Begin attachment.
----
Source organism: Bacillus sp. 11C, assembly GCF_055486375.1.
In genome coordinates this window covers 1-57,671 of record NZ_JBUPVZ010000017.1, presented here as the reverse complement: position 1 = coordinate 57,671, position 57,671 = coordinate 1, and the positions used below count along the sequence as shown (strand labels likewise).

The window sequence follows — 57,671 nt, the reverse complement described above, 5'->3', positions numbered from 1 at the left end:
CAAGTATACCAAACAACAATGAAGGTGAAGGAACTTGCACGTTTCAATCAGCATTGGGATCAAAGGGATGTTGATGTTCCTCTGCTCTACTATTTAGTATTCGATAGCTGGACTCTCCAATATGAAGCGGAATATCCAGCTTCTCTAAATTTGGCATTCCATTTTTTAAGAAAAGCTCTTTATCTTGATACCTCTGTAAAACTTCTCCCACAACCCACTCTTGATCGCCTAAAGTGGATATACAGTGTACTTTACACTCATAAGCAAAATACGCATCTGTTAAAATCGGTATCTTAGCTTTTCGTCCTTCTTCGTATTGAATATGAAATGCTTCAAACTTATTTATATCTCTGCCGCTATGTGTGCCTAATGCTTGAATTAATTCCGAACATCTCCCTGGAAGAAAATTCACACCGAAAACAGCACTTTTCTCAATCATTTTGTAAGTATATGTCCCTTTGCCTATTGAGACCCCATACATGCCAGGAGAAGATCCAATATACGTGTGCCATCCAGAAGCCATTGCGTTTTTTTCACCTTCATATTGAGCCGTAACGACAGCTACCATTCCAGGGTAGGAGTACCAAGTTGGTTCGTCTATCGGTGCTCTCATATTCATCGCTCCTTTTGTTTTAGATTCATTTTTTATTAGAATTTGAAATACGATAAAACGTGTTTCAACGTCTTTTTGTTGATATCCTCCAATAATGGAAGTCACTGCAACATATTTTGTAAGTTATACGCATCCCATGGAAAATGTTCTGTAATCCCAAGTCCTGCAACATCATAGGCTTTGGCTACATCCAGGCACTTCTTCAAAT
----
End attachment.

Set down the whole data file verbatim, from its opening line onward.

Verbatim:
Source organism: Bacillus sp. 11C, assembly GCF_055486375.1.
In genome coordinates this window covers 1-57,671 of record NZ_JBUPVZ010000017.1, presented here as the reverse complement: position 1 = coordinate 57,671, position 57,671 = coordinate 1, and the positions used below count along the sequence as shown (strand labels likewise).

The window sequence follows — 57,671 nt, the reverse complement described above, 5'->3', positions numbered from 1 at the left end:
CAAGTATACCAAACAACAATGAAGGTGAAGGAACTTGCACGTTTCAATCAGCATTGGGATCAAAGGGATGTTGATGTTCCTCTGCTCTACTATTTAGTATTCGATAGCTGGACTCTCCAATATGAAGCGGAATATCCAGCTTCTCTAAATTTGGCATTCCATTTTTTAAGAAAAGCTCTTTATCTTGATACCTCTGTAAAACTTCTCCCACAACCCACTCTTGATCGCCTAAAGTGGATATACAGTGTACTTTACACTCATAAGCAAAATACGCATCTGTTAAAATCGGTATCTTAGCTTTTCGTCCTTCTTCGTATTGAATATGAAATGCTTCAAACTTATTTATATCTCTGCCGCTATGTGTGCCTAATGCTTGAATTAATTCCGAACATCTCCCTGGAAGAAAATTCACACCGAAAACAGCACTTTTCTCAATCATTTTGTAAGTATATGTCCCTTTGCCTATTGAGACCCCATACATGCCAGGAGAAGATCCAATATACGTGTGCCATCCAGAAGCCATTGCGTTTTTTTCACCTTCATATTGAGCCGTAACGACAGCTACCATTCCAGGGTAGGAGTACCAAGTTGGTTCGTCTATCGGTGCTCTCATATTCATCGCTCCTTTTGTTTTAGATTCATTTTTTATTAGAATTTGAAATACGATAAAACGTGTTTCAACGTCTTTTTGTTGATATCCTCCAATAATGGAAGTCACTGCAACATATTTTGTAAGTTATACGCATCCCATGGAAAATGTTCTGTAATCCCAAGTCCTGCAACATCATAGGCTTTGGCTACATCCAGGCACTTCTTCAAAT